“There is no fantasy in my paintings; I rarely make things up. Something needs to happen, something which gains importance for me”.
The sketches presented at the exhibition do not revolve around any particular topic; they do not come from a specific place. They present “snapshots”, fleeting perceptions that have been sketched, and often constitute a starting point for later paintings. They are connected by the curiosity of the artist, his observations and even voyeurism of the reality, and the surprising scenes which arise out of it. The places and events presented by Modzelewski are shown in all their simplicity, in all their modesty and inconspicuousness.
During his studies, at the time of the unusual popularity of expressionist stylistics, Modzelewski was classified by many critics as one of the New Wild Ones, although he emphasised back then that he wipes off all the stains he makes with a piece of cloth. Modzelewski, as a Gierowski’s student, assumes that the painting must be well-composed and well thought-out. In the works of his teacher, he particularly valued such features as order and discipline. His work is an expression of respect for the idea of good skills, taking into account the importance of a correct composition, well thought-out arrangement of space and light.
It is possible to identify in his works certain stages, the world created on his early canvases and sketches is simplified and subjected to synthesis, while his latest works are an expression of longing for detail. This change was a consequence of the decision to abandon oil paints for the use of egg tempera, created independently by the artist. The paint dries quickly, is matt and leaves a trace of artistic gesture, his brush stroke and its hardness. At the same time, due to its specificity, it cannot be made “for a rainy day”, it cannot be corrected or painted over, so the artist using this technique must be able to predict what and how he wants to convey with specified means. Sketches which always precede the creation of a painting can prevent mistakes and help search for the perfect solution. They are also an expression of the artist’s meticulousness and his need to explore the subject, reach the idea of the phenomenon, as well as to his own expectations regarding his work. Sketching in the artist’s perception is the recording of signals emitted by the surroundings, recording “on the go” what moved and fascinated the artist at that moment. Sketches, rarely photographs, precede paintings, but they cannot be regarded as his inferior or less important artistic output. Modzelewski simply said that although painting is his favourite medium, it is at the same time something a tedious and laborious process. The process of working out and reaching the idea, achieving the compatibility with it on canvas requires much work done on paper with a pencil, allows for analysis, corrections and changes. Reaching the desired results can take as long as a few years, even though the painting is engraved in the artist’s mind and imposed in a way on him; the painting needs to be constantly elaborated upon through drawings.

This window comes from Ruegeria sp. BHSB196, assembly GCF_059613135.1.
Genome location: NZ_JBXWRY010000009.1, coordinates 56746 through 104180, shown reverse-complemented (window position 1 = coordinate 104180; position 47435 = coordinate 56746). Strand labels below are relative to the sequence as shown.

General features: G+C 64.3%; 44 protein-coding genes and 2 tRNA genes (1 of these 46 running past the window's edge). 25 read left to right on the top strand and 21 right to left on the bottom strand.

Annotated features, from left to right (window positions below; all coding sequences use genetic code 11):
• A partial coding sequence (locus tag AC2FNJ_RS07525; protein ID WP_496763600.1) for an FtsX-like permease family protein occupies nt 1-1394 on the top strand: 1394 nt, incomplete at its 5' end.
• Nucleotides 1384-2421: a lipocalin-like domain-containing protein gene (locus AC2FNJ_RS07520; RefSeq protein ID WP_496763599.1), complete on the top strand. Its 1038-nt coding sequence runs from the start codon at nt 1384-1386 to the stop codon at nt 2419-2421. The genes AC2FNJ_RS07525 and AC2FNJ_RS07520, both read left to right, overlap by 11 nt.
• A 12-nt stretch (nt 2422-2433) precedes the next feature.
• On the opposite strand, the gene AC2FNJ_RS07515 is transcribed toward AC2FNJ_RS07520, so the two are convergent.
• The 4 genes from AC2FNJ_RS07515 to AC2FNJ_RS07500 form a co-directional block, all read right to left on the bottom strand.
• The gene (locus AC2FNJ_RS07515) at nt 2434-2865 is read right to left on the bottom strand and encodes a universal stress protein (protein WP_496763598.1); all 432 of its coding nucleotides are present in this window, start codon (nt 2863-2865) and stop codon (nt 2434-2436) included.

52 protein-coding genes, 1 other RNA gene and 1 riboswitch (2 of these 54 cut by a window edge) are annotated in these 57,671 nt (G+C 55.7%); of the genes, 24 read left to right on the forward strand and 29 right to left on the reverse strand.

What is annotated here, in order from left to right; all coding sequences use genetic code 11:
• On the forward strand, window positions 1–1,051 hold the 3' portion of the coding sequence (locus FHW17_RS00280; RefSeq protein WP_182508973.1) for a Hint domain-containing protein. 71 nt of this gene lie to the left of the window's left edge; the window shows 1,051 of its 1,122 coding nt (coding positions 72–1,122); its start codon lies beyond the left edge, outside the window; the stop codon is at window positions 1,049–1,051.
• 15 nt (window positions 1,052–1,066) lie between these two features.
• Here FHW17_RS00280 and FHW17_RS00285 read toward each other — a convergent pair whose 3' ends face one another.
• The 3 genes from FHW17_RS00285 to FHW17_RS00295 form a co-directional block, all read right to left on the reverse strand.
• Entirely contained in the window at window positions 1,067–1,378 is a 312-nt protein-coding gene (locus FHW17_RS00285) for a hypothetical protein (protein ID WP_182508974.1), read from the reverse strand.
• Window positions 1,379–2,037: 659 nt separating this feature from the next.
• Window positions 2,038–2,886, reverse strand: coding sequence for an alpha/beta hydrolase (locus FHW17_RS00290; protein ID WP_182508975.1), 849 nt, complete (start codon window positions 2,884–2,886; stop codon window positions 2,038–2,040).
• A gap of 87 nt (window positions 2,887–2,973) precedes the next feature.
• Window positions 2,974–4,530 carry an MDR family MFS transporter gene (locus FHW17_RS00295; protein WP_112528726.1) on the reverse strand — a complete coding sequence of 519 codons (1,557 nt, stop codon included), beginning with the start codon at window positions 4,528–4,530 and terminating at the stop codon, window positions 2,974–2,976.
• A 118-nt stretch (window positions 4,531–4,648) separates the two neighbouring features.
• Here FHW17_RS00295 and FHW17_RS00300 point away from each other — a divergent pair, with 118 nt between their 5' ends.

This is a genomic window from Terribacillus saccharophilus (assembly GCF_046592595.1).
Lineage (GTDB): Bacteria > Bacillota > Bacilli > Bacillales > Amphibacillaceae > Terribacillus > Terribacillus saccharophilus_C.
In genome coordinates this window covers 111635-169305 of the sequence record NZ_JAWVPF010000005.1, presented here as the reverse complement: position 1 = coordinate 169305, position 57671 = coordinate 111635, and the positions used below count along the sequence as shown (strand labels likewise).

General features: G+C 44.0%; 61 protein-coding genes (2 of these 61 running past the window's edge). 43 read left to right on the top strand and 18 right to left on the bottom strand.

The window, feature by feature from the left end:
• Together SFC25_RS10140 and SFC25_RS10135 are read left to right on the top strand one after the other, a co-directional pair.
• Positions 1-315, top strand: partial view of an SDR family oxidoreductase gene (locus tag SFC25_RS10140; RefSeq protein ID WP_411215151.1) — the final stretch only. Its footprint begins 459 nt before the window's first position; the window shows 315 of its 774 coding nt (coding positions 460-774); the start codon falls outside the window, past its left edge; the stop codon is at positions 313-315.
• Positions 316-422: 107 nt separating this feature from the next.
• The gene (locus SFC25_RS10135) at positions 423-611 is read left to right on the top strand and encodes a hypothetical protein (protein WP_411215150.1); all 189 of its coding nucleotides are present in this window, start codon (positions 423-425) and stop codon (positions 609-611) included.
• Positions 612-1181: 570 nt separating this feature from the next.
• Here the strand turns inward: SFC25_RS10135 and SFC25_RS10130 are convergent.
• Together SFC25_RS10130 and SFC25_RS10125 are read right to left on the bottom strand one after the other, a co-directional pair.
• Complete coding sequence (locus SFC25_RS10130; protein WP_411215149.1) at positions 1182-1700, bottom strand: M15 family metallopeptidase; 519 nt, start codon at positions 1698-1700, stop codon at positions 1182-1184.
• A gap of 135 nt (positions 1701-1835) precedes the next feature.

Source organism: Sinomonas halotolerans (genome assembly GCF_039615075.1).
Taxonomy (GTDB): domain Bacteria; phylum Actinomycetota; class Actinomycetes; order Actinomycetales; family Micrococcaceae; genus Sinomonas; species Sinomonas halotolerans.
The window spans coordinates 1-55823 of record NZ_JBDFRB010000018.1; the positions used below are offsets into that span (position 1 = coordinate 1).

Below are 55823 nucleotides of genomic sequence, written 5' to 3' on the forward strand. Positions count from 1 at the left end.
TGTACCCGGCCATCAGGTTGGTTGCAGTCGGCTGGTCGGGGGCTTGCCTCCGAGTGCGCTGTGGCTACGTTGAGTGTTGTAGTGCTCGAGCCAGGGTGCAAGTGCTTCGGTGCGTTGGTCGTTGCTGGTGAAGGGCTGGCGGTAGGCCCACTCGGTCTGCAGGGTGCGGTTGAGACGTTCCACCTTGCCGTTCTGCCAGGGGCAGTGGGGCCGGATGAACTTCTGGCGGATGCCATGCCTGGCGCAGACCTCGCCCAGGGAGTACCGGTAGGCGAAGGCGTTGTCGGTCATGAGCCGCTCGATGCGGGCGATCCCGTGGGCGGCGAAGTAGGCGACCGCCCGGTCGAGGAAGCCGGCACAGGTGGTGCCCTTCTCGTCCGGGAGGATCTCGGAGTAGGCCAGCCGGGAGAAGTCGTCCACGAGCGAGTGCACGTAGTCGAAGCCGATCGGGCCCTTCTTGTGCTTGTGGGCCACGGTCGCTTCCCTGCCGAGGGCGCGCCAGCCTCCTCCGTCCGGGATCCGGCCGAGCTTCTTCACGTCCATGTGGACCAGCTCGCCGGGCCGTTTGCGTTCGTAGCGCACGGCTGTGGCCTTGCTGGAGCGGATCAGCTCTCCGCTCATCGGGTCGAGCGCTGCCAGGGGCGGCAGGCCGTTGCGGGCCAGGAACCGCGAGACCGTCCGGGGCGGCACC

The starting point for Modzelewski are always phenomena and events observed on a daily basis, but by simplifying forms and removing details – they are an attempt at synthesising and making the greatest possible generalisation, thus reaching the essence of each phenomenon. That is why each scene, each landscape captured by Modzelewski is filled with serenity and harmony. However, combining the careful observation of reality and preserving the snapshots of it in connection with the workshop virtuosity and artistic creation creates the impression of unreality and mystery. Modzelewski’s artistic output is regarded as “purified”, reduced to the essence and arbitrariness, but the artist himself stresses that he does not perceive the latter as a flaw because “it gives a chance for some order in front of his eyes” (quoted after: Marta Tarabuła, Świat z różnych stron. O malarstwie Jarosława Modzelewskiego [The World From Different Perspectives. On Jarosław Modzelewski’s paintings], [in] Jarosław Modzelewski, Obrazy 1977-2006 [Paintings 1977-2006], [ed.] Jan Michalski, Krakow 2006, p. 33)
Modzelewski began painting still lifes at the end of the 1990s, at a time when Polish art was opening up to novelties coming from the West, based on the use of new media, as well as on the attitudes contesting the existing social, political and institutional order. This genre demanded from the artist, a watchful and direct observation and closeness to portrayed objects. The subject of the painting which is undertaken by students of the Academy of Fine Arts often against their will is, in the case of Modzelewski, an indispensable step in the stylistic evolution and the role of the watchful viewer chosen by him. However, unlike the academic exercises, Modzelewski’s still lifes are not arranged, they are observed and belong to the closest and at the same time the most intimate surroundings, usually the artist’s studio in Golków and Nieporęt.
Modzelewski’s work as counter-reaction can be seen as a personal dialogue with traditions that at that time were considered anachronistic, as a need to face what is considered obvious and evident. Marta Tarabuła wrote that Modzelewski’s work can be defined as “existential realism” and as such is “typical painting of the middle – it is impossible to accuse him of epigonism, neither does he have revolutionary ambitions. However, if one day we manage to temporarily turn our eyes away from the international scene and if – as during the interwar period – we will want to define the characteristics of the “national style” typical of our times, Modzelewski may turn out to be an important point of reference” (ibidem, p. 10)
DESA Unicum Piękna 1Aul. Piękna 1A, 00-477 Warszawa